Go to AfricaBib home

Go to AfricaBib home African Women Go to database home

bibliographic database
Line
Previous page New search

The free AfricaBib App for Android is available here

Periodical article Periodical article Leiden University catalogue Leiden University catalogue WorldCat catalogue WorldCat
Title:Gender and Housing: The Case of Domestic Service in Lusaka, Zambia
Author:Hansen, Karen T.
Year:1992
Periodical:Africa: Journal of the International African Institute
Volume:62
Issue:2
Pages:248-265
Language:English
Geographic term:Zambia
Subjects:urban housing
women
domestic workers
Women's Issues
Urbanization and Migration
Labor and Employment
Peoples of Africa (Ethnic Groups)
Cultural Roles
Sex Roles
urbanization
External link:https://www.jstor.org/stable/1160457
Abstract:Lusaka is a city originally designed and built for European residents, to meet European needs and comforts. In the colonial period the African residents were either domestic servants living within European households' compounds or were other contracted wage labourers who were confined to the areas of southwestern Lusaka specifically allocated to them. Europeans preferred male domestic help; women and children living at close quarters were thought to be potentially disruptive and were therefore discouraged from moving into the towns. A gender division between town and country was created; so too were cultural assumptions about gender, housing and employment, assumptions still widely held today. Pressure to find waged employment in Zambia has increased, and as a result the population of Lusaka is growing rapidly and shelter is in increasingly short supply. The article argues that domestic employment is still the largest single segment of the urban wage-labouring population. The historically constructed cultural assumptions about gender and housing have led to differential access to housing for men and women. Now that more and more women are seeking waged employment, the article uses their relation to domestic employment as an instance through which to explore the wider position of women in Zambia, and to focus attention on the need for some gender awareness in Zambian housing policy. The study draws on archival research begun in 1982, and field research conducted in 1983-1984, 1985, 1988 and 1989. Bibliogr., notes, ref., sum. also in French.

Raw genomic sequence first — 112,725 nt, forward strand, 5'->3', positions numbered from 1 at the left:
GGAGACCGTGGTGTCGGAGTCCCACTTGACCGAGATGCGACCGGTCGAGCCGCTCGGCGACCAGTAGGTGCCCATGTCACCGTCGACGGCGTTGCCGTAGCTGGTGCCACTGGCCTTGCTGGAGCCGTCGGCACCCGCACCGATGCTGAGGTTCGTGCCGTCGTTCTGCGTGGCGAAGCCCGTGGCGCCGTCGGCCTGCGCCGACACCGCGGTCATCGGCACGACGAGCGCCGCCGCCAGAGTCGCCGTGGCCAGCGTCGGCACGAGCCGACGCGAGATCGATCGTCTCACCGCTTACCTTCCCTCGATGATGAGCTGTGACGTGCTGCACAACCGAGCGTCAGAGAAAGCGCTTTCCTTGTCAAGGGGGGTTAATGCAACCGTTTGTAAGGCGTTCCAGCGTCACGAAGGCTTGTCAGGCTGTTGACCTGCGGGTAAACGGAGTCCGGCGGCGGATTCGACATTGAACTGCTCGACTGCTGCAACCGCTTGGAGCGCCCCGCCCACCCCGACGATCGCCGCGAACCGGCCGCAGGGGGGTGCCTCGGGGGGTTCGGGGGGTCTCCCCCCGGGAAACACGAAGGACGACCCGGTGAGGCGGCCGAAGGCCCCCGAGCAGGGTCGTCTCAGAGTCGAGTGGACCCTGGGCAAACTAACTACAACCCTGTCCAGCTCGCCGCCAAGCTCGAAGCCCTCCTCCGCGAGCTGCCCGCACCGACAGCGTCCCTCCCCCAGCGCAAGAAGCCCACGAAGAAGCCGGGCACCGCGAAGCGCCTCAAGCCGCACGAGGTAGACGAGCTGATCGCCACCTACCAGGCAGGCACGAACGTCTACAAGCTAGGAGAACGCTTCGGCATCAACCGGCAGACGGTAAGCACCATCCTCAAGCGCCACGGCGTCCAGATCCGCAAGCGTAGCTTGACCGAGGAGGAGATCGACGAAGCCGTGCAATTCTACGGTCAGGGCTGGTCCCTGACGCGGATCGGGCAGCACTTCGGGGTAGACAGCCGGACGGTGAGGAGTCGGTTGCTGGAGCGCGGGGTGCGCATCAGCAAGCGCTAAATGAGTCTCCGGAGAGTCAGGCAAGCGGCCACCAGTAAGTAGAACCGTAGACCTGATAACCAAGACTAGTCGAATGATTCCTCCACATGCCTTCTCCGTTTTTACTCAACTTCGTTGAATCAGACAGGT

Views

Cover